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Necro-tourism in Sulawesi?

Rantepao, Indonesia


It sounds a little strange, but one of the parts of our trip that I had been anticipating most was the journey into central Sulawesi for the funeral season. I had heard about the breathtaking landscape, the still-functional traditional houses with soaring u-shaped roofs, and the amazingly kind people in Tana Toraja when I was living in Jakarta, but hadn't been able to visit. At the time I just mentally tagged it as one of those places I hoped I could see before I die. And if you haven't already picked up on it, death was a major theme of our visit.

Rantepao is a little town smack-in-the-heart of the sprawling K-shaped island that is Sulawesi. It's up in the mountains, so the air is mercifully cool all day, even pleasantly chilly (that was a treat!) in the mornings. Michael, Sebastian and I arrived on Sunday, Aug. 9 expecting to battle throngs of tourists on package tours, like our guidebook warned. But, "touristy" in Indonesia is not like spring in South Padre. We saw other foreigners but not droves filling up the streets, and everyone seemed to be respectfully observant of the culture. Of course, we were all there hoping to luck into being part of local funeral ceremonies, so construe that as you will.

You have to understand that death for Torajans is not an end, it's just when a soul goes on a journey to a different place. When a person embarks on this journey, the Torajans believe it helps to throw a giant send-off with as many guests as possible. And you should also understand that there is a "funeral season" here. The deceased member of the family is embalmed, then sits in the family's home until the arrangements have been made for the funeral.

We spent our first couple of days soaking up the cute country-town vibe and walking around the surrounding countryside. On our second night in town, we walked into a souvenir shop and met Martin, a free-lance funeral photographer who likes to spend as much time as possible away from home, and who was happy to take us to some funerals he knew about.

We rented an extra motorbike and left early the next morning to buy a carton of cigarettes - the typical guests' gift to the deceased's family. It was a beautiful drive past gorgeous houses and rice paddies, with mountains poking up into the early-morning fog.

We attended two celebrations: a "small" two-day gathering of hundreds of villages (which we attended both days), and a "medium-large" six-day bonanza with thousands of attendants (where we only stayed for about half an hour). No one really took notice of us at the bigger one. There was already a sea of white people with telescopic cameras when we arrived. At the smaller one, however, we were eagerly greeted honored guests. I'm sure this sounds like I'm justifying a voyeuristic intrusion into someone's grief, and maybe I am since I have to admit I felt a little slimy prowling around looking for a funeral invitation, but I cannot fully express the warmth, hospitality and excitement the family of the deceased displayed at our arrival.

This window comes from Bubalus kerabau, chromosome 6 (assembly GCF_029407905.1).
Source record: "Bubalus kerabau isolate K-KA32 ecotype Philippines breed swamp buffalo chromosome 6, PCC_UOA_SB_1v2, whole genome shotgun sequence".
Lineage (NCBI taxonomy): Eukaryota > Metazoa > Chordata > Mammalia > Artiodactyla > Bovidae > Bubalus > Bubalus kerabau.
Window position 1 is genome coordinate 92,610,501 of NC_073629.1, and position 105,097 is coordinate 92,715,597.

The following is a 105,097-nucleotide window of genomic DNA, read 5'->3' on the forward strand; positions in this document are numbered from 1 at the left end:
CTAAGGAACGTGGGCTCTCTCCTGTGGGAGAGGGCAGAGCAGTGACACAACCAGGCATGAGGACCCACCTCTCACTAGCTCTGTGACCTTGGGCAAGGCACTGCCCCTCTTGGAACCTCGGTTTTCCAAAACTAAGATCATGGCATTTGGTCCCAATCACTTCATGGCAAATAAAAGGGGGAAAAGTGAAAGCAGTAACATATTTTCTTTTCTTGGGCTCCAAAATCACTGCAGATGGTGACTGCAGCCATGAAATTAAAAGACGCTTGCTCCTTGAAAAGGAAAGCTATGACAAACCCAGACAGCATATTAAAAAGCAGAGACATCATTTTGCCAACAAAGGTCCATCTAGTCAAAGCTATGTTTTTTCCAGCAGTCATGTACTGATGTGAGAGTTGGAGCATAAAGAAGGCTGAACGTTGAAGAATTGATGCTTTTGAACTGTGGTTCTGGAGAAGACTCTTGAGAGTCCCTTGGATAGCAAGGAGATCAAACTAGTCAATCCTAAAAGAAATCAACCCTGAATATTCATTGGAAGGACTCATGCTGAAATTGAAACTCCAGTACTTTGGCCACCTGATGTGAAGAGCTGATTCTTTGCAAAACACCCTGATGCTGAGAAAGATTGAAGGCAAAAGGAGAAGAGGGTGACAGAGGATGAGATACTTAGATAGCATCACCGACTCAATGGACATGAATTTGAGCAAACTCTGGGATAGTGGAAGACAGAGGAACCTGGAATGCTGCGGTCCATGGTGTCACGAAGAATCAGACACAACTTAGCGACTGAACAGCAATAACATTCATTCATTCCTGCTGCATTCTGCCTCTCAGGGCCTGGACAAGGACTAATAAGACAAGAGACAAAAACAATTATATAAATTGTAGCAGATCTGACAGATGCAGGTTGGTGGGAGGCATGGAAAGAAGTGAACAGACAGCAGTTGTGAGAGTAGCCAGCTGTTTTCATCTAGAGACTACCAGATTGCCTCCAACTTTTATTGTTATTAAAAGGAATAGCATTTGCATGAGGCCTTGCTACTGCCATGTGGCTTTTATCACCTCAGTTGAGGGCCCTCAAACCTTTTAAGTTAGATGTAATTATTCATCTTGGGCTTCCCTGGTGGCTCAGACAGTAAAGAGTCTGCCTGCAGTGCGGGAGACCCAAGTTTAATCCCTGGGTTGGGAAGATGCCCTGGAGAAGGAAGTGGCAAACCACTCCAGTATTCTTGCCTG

They were sacrificing pigs when we showed up at the first, smaller ceremony. That was ... well, disturbing, but remarkably quick and surely more humane than the way most of the pigs I eat meets their end. The men butchered the pigs on palm leaves and stuffed the meat into bamboo poles, which they put on a fire to cook with some wild herbs. It was amazing food. They also gave us some home-brewed palm alcohol, which was less delicious.

Interestingly, the family was Catholic. It's been a while since I've been to a Catholic funeral in the states, but I seem to recall them going a bit differently. Some things, it seems though, are universal: when the English-speaking family member asked about our religion, and what sort of time commitments we might have, and we confirmed that we are Catholic, she said, "oh, well in that case, you have time for communion." Good ol' Catholic guilt. Of course, we wouldn't have missed out on a Torajan funeral mass. Really, it wasn't so different, except that the kneelers were unpadded wood and there weren't any instruments.

After the mass, the family took the coffin to the forest and placed it in a prepared tomb. They thanked us again and again for sharing our time with them.

I'll post pictures soon, but right now I have to go. The poor woman at this internet cafe hasn't eaten anything all day since it's Ramaddan here, it's closing time, and I'm the only thing standing in between here and food. I'll add to this a little later.

permalink written by  katieandmichael on August 14, 2009 from Rantepao, Indonesia
from the travel blog: Katie and Michael's Travel Blog
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Oh Katie! I love you girl! Great blog entry :)

permalink written by  Angie N. on August 26, 2009

This blog was so creepy and cool at the same time. They keep their dead relatives in their house for months?! interesting culture.

permalink written by  Angie Merriman on August 26, 2009

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